Monday, December 12, 2011

The Grinch that Gouged Christmas

Butter in Norway is selling for something like $500 a pound. You read that correctly: five hundred dollars a pound. This is the result of the perfect butter storm: weather led to less milk production and lower fat content in milk. A bizarre high-fat-diet health care fad led to an increase in demand for butter. Now, with dark December upon them, Norwegians are heating up their ovens for the de rigueur Christmas butter cookies.

In a free market, this would lead to a big increase in butter imports from Europe's many dairies, and a very small increase in the world price of butter (how many butter cookies can 5 million Vikings eat?). But Norway doesn't have a free market for butter. It's byzantine centrally-planned dairy czars were cracking their knuckles and licking their buttery fingers as prices rose and butter-smugglers were seized. But the shortages went too far - and now TINE is the Grinch that gouged Christmas!

What went wrong here? First, the Norwegian government allowed a single monopoly to control virtually the entire dairy industry. Then, it gave the monopoly control of its tariffs and quotas on dairy imports! This paragraph is astounding:
TINE, the largest Norwegian diary coop who is also responsible for managing the Norwegian diary market has been under significant criticism fo insert linkr its management of the dairy. As a result, it was forced to ask the Ministry of Agriculture to temporarily reduce its import tariff rates from NOK 25.19/kg (€3.24/kg) to NOK 4/kg (€0.51/kg) to overcome the predicted weekly market shortage of 50 tonnes during December. This exceptional measure will only remain for the month of December and allows any trader to import butter at this rate.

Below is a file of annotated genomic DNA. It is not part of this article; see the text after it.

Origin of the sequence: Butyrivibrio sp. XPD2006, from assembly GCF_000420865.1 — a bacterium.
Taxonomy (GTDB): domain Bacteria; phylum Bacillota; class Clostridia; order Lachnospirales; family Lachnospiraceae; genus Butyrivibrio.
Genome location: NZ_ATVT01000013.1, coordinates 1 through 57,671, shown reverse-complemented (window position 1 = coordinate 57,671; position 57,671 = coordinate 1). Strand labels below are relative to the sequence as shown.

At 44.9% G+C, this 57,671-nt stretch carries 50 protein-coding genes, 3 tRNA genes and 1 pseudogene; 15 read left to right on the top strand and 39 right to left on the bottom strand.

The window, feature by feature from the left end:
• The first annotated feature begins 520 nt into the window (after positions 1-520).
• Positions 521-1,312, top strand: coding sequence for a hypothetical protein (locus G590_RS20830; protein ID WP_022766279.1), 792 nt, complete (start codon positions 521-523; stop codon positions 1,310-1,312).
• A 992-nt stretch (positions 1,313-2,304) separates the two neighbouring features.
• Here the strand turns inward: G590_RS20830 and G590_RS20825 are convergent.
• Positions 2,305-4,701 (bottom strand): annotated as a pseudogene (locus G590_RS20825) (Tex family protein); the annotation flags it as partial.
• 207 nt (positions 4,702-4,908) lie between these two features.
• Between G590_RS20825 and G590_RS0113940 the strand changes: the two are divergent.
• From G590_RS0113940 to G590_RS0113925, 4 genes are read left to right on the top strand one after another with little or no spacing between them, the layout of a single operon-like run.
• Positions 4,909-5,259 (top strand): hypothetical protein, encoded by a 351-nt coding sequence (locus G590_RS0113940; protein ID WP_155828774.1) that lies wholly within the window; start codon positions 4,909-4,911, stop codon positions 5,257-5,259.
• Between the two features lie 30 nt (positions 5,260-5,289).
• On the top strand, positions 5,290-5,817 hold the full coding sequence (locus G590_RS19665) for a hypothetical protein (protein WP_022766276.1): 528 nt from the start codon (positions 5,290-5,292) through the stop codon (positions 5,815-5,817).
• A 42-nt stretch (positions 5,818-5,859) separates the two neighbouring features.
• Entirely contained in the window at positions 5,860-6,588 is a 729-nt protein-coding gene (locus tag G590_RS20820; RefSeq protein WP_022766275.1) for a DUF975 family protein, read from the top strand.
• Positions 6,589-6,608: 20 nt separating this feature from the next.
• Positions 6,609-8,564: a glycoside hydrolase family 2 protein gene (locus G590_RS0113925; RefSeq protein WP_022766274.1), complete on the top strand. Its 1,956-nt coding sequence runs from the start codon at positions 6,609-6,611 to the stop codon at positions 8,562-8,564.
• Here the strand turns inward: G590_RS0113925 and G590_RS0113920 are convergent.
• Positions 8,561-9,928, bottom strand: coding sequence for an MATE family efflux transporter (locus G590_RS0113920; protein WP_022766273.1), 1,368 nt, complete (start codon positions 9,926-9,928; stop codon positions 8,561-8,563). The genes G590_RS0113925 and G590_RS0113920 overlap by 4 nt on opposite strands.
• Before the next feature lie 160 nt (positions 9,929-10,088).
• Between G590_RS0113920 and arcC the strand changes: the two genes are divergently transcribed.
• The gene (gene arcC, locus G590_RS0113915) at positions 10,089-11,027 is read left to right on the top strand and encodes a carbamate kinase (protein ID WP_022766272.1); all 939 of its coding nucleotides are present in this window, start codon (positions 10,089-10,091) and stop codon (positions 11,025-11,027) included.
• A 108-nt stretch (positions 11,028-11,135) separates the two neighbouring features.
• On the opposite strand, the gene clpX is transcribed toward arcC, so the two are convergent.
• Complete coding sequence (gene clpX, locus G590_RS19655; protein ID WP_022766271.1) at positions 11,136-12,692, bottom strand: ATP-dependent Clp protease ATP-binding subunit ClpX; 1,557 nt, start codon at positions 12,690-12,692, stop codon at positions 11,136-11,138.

In case you hadn't figured this out, quotas (like Norway's) are worse for consumers than tariffs. A tariff raises the price of imports, but it does so by a certain level. A quota, by contrast, limits import supply, and in the event of big shifts in supply and demand, it can do massive damage to consumer's pocketbooks - while the profits all flow to foreign companies! But this is the system chosen by a government that will only act when it is ordered to do so by an evil monopolist bent on robbing its fellow citizens.

So celebrate your freedom from public-private partnerships by cooking some Norwegian butter cookies this Christmas season. After all, the Norwegian consumers are helping keep the price of butter artificially low for those of us who emigrated!


Emily Grace said...

Check out page 126 Paragraph 226.

That's an incredible development.

Anonymous said...

My friend had read that butter had gone up to $500 a pound in Norway and I didn't believe him -- but now I've read it for myself!!